Students come together to “take back the night”

Jasper Dewitt II, Staff Writer

Candlelight illuminated the night on Monday, Oct. 11, as students joined together in marching around the residence halls and Heyward Community Center and chanting “take back the night.”

The students used the march to show that both males and females can take a stand against domestic violence. Before the students marched, they sat through a special presentation about the causes and effects of domestic violence in honor of Domestic Violence Awareness Month led by Joyce G. Ford, executive director of the Naomi Project in Florence.

“A common mistake that most women make is that they believe that they could make the relationship work by themselves,” Ford said. “A relationship must be equally balanced it should not be one sided.”

The Naomi Project is a non-profit organization located in Florence that is devoted to teaching about domestic abuse. Ford and her colleagues give presentations at schools, churches, workshops and events to fight for families that have suffered through domestic violence.

The Naomi Project received recognition in March 2008 by the Global Summit for A Better Tomorrow at the United Nations in New York City.

While Ford progressed through her PowerPoint presentation on domestic violence awareness, she had shared many unknown facts that surprised many of the students and faculty that were present. In one portion of her presentation, she discussed the importance of power and control. She had a diagram called the “Power and Control Wheel” to help the students understand the pattern of abusive and violent behavior.

“Very often, one or more violent incidents are accompanied by an array of these other types of abuse,” Ford said, referring to her diagram.”They are less easily identified, yet firmly establish a pattern of intimidation and control in the relationship.”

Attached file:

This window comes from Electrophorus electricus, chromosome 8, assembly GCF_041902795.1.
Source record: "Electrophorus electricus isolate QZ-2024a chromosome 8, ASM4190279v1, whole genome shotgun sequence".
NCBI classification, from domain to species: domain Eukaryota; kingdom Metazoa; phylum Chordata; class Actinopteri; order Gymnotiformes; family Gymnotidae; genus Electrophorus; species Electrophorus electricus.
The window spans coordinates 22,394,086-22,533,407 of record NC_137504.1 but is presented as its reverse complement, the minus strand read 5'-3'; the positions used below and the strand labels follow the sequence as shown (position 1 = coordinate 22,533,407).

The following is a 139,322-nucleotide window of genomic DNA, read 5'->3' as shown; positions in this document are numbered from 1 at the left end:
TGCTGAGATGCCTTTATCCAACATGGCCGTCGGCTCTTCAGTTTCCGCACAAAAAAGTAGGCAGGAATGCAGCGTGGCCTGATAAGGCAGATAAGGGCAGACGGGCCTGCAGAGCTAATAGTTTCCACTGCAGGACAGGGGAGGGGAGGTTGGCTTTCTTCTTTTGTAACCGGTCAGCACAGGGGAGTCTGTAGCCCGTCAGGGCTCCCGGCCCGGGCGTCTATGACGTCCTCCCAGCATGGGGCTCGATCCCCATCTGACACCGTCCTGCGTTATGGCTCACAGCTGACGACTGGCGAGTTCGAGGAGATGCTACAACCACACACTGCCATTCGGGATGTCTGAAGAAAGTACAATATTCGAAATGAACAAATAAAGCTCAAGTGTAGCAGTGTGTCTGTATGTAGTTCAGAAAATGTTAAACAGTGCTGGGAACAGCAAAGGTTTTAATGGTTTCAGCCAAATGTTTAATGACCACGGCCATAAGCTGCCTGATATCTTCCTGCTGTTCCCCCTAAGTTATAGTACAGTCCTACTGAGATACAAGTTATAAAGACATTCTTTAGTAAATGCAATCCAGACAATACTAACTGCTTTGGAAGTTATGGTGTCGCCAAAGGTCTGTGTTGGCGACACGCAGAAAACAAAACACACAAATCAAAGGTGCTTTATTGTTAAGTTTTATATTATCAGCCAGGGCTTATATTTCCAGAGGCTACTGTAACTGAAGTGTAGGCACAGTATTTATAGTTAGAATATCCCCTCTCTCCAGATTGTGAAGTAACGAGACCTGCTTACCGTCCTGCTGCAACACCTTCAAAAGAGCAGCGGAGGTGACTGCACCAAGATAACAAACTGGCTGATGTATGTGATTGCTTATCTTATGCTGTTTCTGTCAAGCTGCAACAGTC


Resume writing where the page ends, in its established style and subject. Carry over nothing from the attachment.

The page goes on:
As a part of her presentation, Ford gave out handouts which provided detailed information concerning domestic violence. The handouts gave the students a chance to learn what domestic violence is and understand some of the warning signs of a violent relationship.

Some of the highlighted signs were fear of the well-being of a violent partner. It was also emphasized in one of the documents that one should not fall into the emotional trap of believing that no one understands the real love that exists in the relationship.

Ford emphasized that close relationships are not always the most caring ones.

“When we look at domestic abuse we tend to think that someone close to us cares for us, and that’s not true,” Ford said.

According to the Naomi Project of Florence, the state of South Carolina was ranked second in the nation for domestic homicides in the year of 2008. The Naomi Project also concludes that sixty percent of homeless mothers cite domestic abuse as the reason they became homeless.

Once Ford ended her presentation, Tracey Williamson, Pee Dee Coalition coordinator, briefly shared touching words with the students.

“I believe that the main things that college students should be aware of when it comes to domestic abuse are date rape, acquaintance rape and partner rape,” Williamson said.

When Williamson had the floor, she had the males and females in the program stand up and make a vow to respect each other. Once the males and females had finished making their vows, Williamson had everyone in the program to make a circle holding hands.

When everyone got into the circle, she explained to the group the essence of the South African motto “ubuntu.” As everyone held hands, she explained that ubuntu means “I am because you are.”

“Because you were a victim, I am a victim. Because you were hurt, I am hurt,” Williamson said.

Once the program was over, Lakena Gamble, assistant director of Residence Life, gave her words to of appreciation to the Naomi Project, the Pee Dee Coalition and Omega Psi Phi for helping make “Take Back the Night” a successful program. She also told the students to look forward to more domestic awareness programs in the spring of 2010.